Doing theology from a garbage dump – learning to make sense of my theology.
Daniel Franklin E. Pilario, C.M. writes”…on weekends, I help my Vincentian confreres in their parish in Payatas, the biggest garbage dump in Manila. I have been assisting there for around 12 years now. At first, I was invited there to help in giving pastoral care – celebrate Masses or bless the dead, give seminars, meet people. Later, I began to realize that it was not mainly I who was helping. It was in fact they who were helping me make sense of my theology. But that is going ahead of the story.”
Some background and highlights of his story in his own words from a presentation at DePaul University. Here is a link to his powerpoint Rough Grounds and the PDF version Rough Grounds
- The Rough Grounds of Payatas and Elsewhere
No actual census has been done in Payatas, but estimates give you around 40-45 thousand people living around a 16-hectare dumpsite facility. At any given Sunday Mass, no one can tell if someone is a scavenger or not. On an ordinary day, for instance, a scavenger may home with 7-10 dollars in his pocket
But for a theologian like me who shuttles between the dumpsite and the classroom, I am led to ask the question: “How do these rough grounds affect the way that I do theology?” For instance, how do the questions and the painful lives of these people affect the way I think about God, salvation, morality, etc?
Far from being abstract, these questions often spell life and death for millions of people in the margins. And I am not only talking of Payatas, but of 3.8 billion people (half of the world’s population) who live on 2.5 dollars a day as of the latest UN survey.
If the Church still wants to walk the way of Jesus, it needs to listen to them because their lives alone already pose painful questions to the kind of salvation Jesus brings.
- Their Lives as Painful Questions
Most of them only had civil marriages because a church marriage is too expensive and the requirements onerous
They often say, “If the Church does not accept my (marital) situation, I hope God understands me.” I do ask myself: is this the kind of callous Church that I want to serve?
They are cohabitating not because they want to know whether they are compatible or not (as is sometimes in the First World countries), but because they have no choice. These are committed couples.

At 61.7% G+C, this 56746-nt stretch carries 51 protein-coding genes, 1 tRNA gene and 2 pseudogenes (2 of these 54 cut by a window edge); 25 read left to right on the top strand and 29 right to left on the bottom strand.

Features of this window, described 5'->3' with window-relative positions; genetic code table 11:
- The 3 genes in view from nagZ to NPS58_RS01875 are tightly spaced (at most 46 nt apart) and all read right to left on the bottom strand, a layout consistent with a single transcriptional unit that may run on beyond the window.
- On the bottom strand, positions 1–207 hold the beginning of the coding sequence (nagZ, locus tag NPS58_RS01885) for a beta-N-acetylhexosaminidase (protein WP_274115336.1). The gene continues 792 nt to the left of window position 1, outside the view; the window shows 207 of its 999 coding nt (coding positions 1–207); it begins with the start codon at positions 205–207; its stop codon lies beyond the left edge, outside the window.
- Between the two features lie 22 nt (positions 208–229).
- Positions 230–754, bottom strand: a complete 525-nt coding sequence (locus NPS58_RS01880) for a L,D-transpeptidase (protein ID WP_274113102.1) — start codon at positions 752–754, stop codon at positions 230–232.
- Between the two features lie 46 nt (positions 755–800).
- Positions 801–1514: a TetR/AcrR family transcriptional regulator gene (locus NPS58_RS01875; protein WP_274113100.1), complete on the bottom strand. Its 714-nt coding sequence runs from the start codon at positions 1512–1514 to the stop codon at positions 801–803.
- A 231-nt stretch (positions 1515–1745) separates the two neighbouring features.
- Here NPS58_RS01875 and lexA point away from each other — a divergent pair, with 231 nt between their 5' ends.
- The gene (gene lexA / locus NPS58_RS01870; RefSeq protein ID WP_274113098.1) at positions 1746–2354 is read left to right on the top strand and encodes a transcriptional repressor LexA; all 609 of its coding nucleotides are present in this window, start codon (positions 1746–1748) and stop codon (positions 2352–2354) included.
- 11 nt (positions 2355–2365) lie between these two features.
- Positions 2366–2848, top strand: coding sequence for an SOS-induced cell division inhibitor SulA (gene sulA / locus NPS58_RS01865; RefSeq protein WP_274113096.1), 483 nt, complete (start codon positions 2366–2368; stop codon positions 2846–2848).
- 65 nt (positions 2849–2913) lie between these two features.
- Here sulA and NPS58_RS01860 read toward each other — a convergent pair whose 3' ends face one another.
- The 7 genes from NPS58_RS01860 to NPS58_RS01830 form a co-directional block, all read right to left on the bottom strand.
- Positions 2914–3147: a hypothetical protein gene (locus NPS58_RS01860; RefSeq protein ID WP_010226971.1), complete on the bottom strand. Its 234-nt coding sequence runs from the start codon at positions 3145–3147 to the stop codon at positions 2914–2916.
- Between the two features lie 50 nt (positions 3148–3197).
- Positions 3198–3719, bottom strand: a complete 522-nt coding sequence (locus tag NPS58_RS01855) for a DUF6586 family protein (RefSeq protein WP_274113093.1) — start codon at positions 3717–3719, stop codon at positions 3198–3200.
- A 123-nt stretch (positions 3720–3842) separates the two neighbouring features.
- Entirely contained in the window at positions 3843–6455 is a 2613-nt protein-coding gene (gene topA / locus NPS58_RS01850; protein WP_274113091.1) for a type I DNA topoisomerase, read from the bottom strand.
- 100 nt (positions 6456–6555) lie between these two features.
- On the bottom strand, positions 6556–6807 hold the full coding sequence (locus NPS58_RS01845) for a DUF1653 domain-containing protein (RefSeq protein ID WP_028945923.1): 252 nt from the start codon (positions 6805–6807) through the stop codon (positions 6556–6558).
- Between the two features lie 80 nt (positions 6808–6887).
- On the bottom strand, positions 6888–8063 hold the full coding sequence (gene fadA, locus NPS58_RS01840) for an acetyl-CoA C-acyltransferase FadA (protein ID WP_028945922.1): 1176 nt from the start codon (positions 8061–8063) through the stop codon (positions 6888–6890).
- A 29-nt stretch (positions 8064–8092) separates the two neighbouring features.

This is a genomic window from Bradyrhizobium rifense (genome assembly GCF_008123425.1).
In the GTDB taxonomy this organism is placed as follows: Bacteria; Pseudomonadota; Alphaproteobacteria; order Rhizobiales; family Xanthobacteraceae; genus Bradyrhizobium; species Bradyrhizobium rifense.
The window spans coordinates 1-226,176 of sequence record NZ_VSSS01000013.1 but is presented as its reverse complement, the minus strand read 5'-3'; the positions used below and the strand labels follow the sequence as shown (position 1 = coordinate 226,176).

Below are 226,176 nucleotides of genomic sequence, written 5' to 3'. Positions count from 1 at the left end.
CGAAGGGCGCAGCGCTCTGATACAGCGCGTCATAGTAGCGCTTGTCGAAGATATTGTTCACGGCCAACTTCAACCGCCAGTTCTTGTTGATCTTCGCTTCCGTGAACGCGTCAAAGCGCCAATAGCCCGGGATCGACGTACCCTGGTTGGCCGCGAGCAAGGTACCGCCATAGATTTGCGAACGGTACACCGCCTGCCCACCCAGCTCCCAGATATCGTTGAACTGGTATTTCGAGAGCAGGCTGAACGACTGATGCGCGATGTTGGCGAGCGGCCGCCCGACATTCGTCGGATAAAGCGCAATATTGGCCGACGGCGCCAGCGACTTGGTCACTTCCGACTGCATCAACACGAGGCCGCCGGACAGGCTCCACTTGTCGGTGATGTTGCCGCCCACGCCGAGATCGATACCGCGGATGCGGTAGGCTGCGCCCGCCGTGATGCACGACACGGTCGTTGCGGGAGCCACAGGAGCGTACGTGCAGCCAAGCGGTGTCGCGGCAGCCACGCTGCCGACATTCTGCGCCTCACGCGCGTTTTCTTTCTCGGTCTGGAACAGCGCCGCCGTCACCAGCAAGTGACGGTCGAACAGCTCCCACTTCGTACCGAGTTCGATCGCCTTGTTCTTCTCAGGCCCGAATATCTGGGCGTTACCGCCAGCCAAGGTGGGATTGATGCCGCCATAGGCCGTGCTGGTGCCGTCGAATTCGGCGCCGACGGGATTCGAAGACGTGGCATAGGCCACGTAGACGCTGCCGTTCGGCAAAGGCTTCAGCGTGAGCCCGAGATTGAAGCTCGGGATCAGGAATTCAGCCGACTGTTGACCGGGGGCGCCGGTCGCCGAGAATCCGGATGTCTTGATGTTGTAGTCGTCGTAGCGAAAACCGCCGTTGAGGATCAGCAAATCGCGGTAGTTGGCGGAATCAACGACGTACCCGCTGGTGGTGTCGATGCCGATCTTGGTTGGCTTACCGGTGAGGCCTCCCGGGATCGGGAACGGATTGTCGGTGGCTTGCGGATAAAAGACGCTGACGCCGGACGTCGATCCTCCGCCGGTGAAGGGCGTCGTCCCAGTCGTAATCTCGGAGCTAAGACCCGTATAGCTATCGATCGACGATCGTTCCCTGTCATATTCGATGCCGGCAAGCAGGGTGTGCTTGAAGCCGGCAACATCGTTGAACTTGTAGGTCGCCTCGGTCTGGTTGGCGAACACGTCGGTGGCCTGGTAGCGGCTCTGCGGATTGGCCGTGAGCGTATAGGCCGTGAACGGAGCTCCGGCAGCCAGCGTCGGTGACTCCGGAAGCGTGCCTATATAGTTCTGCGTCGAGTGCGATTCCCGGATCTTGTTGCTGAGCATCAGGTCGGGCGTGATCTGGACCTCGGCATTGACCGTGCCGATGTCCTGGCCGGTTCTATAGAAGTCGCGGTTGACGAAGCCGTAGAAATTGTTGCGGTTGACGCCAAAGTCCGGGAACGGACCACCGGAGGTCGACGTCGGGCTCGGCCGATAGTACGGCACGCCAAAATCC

(These) people on the ground could not really care less about a recent crazy debate on the English translation of the Eucharist (on whether it is “The Lord be with you” or “with your spirit”). To invite Jesus “to enter under my roof” does not resonate at all for peoples who have no roofs over their heads. What a real disconnect!
- Closed Churches
The poor feel that the Church is a rigid, legalistic and “closed” institution.
In another forum on sexually violated women, we invited some survivors to be our resource persons. One of them shared her story: On the day she was raped, she ran to church hoping that someone was there to help. But it was closed. So she ran to the cemetery instead. She read the tombstones and the RIP next to their names. Not knowing much English, she read “rip” and thought this must be “rape”. “Oh my God, ” she said, “they were all raped and they are dead now. Thank you, Lord, I am still alive.” At the end of her talk, what was impressed on us was a simple appeal: “Can you please leave the Church open?” Listening to her, I thought: ” What irony! She found God alive in the cemetery because the Church is closed.” She was talking about the physical church, of course. But metaphorically speaking, the same closed mentalities do abound.
- Closed Theologies
HE then quickly reviews two prominent methods of doing theology that I think are also representative of some others; one of them modern, the other postmodern and the difficulties they have as they address the painful questions.